It all came about quite unexpectedly one afternoon in May of 1976. While Mr. & Mrs. Joe Louis were touring the Aladdin Hotel/Casino’s exclusive shopping mall, they simply happened upon me sculpting a portrait bust in the large display window of the Sculpture Gallery. After a few minutes observation, Mrs. Louis decided she wanted me to create a portait sculpture of her husband “Joe” as a birthday present and they came in to inquire and discuss the details. We arranged an appointment for a sitting suitable to their convenience and a week later they returned. Joe sat for me while I recorded a series of sequential photos and the critical caliper measurements as needed and required to work from. The sculpting of Joe’s commissioned portrait was completed about two and a half months later however the art piece had yet to undergo the moldmaking and the lost wax bronze casting process at the foundry. The planned actual presentation of his completed bronze bust was scheduled for sometime in mid-August at an upcoming honoring ceremonial event.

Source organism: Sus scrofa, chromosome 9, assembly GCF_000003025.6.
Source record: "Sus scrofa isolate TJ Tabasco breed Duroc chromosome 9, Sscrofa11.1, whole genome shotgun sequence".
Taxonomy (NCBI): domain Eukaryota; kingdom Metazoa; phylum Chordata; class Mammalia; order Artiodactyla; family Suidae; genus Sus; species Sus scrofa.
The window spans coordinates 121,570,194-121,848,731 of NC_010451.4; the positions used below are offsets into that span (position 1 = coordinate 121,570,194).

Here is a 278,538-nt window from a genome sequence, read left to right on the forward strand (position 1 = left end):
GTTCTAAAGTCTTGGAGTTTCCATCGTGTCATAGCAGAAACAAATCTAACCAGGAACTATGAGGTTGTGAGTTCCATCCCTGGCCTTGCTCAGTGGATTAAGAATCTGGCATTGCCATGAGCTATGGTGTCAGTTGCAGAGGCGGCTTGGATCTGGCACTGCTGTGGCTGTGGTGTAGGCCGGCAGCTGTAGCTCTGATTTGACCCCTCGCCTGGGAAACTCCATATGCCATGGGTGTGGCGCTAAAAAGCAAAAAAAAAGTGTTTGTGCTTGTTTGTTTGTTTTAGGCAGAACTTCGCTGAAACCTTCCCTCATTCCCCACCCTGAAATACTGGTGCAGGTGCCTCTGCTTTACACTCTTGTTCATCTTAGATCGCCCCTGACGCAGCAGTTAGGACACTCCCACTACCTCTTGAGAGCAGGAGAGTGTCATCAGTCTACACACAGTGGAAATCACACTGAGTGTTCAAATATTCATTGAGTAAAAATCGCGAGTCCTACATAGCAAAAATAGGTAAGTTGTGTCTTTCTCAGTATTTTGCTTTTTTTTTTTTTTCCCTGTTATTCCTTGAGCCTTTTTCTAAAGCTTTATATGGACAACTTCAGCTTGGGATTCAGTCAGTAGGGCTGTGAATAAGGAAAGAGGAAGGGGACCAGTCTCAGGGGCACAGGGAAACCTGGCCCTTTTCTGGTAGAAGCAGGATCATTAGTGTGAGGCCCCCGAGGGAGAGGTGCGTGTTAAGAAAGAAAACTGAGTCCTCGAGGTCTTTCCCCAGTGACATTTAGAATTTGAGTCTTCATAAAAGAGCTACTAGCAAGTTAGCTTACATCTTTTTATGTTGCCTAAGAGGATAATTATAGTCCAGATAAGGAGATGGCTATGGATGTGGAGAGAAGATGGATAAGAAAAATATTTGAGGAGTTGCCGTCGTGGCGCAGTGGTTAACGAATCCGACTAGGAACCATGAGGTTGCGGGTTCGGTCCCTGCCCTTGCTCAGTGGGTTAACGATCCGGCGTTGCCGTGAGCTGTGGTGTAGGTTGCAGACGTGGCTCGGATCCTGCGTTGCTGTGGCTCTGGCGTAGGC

As the artist, I want to clarify that I created two differring portrait busts of Joe Louis within about a five month period of which each are original One-of-a-Kind works. The first was created for Joe Louis himself by personal commission as a birthday gift from his wife. The second rendition, (photos attached) was created several months later for myself as part of my own personal collection of works. Since both are true to life portrait sculptures of “Joe Louis” created according to his very same exacting life-size dimensions, they understandably appear similar. However, both of which are in fact One-of-a-Kind works of which l determined to vary in stance/pose, tooling texture, casting medium, patina finish and with yet still another major difference between the two works. Missing and void from Joe’s commissioned piece is his actual personally handwritten signature inscription. This was originally planned and slated to be set-in to display on Joe’s personally owned piece. However, during the foundry rush to meet deadlines a communications glitch occurred. The foundry transport team arrived unexpectedly at the gallery a week earlier than arranged and agreed to crate-up and transport the work. Joe hadn’t quite finished inscribing his signature into the clay brick l’d given him and of which I had yet to drop-set into the bust’s right-front chest area. This all needed done prior to going to the foundry to begin the moldmaking and casting process. After a phone conversation with the foundry production supervisor, we agreed to go ahead and have the sculpture crated for immediate transport to the foundry with the understanding that the signature-brick would be mailed to them within the next few days and the foundry sculpture staff would then drop-set the inscription into place prior to the moldmaking and casting process. I phoned Caesars Palace where Joe was contracted as their “Host in Residence” and left word for him of an important call from the gallery regarding his sculpture. He phoned back a few hours later and I explained what had transpired and how we truly needed his signature brick asap to meet the production and presentation deadlines. Joe responded that he had the following day fully-free and would work on it and get back to me pronto. Joe did exactly that and had it delivered to the gallery the following day. I immediately packaged it up and shipped it out to the foundry. Despite all our efforts however, somehow in the deadline rush, the portrait bust past through moldmaking process without Joe’s signature-brick ever being drop-set-into the clay bust and the bronze casting was completed absent his signature. There was simply no time for them to make good on this before the scheduled presentation event. The foundry returned the signature brick to the gallery and I made a visit to Caesars Palace to return it to Joe and personally inform him of the disappointing news. He was amazingly gracious about it all and told me not to worry and that if I like, I could just go hang onto it as a souvenir keepsake. I was amazed and thanked him for his understanding and generosity. This gift was the driving inspiration behind my going it again to recreate for myself an all new and differring One-of-a-Kind original portrait bust of Joe Louis, “The Brown Bomber”. I kept thinking about the opportunity set before me. I already had all of the reference data and materials and the entire experience and his portrait details were still yet deeply ingrained into my mind. I was well rehearsed and fully prepared to begin again anew. Plus, in addition to all of this, I also now possessed his actual clay signature inscription. Would it be alright for me to apply it to my sculpture? I felt I first needed to clear this with Joe and stopped by Caesars Palace a few days later while Joe was greeting visitors and when he had a free moment, I approached and asked. He once again surprised me and said, “Absolutely no problem, you go right ahead!” I thanked him sincerely and wasted no time starting right back in to create my own all new and differring portrait sculpture of Joe Louis, “The Brown Bomber”. I completed my very own One-of-a-Kind original portrait of Joe Louis by the end of October of 1976 and have kept this portrait as part of my personal collection for the past 42 years.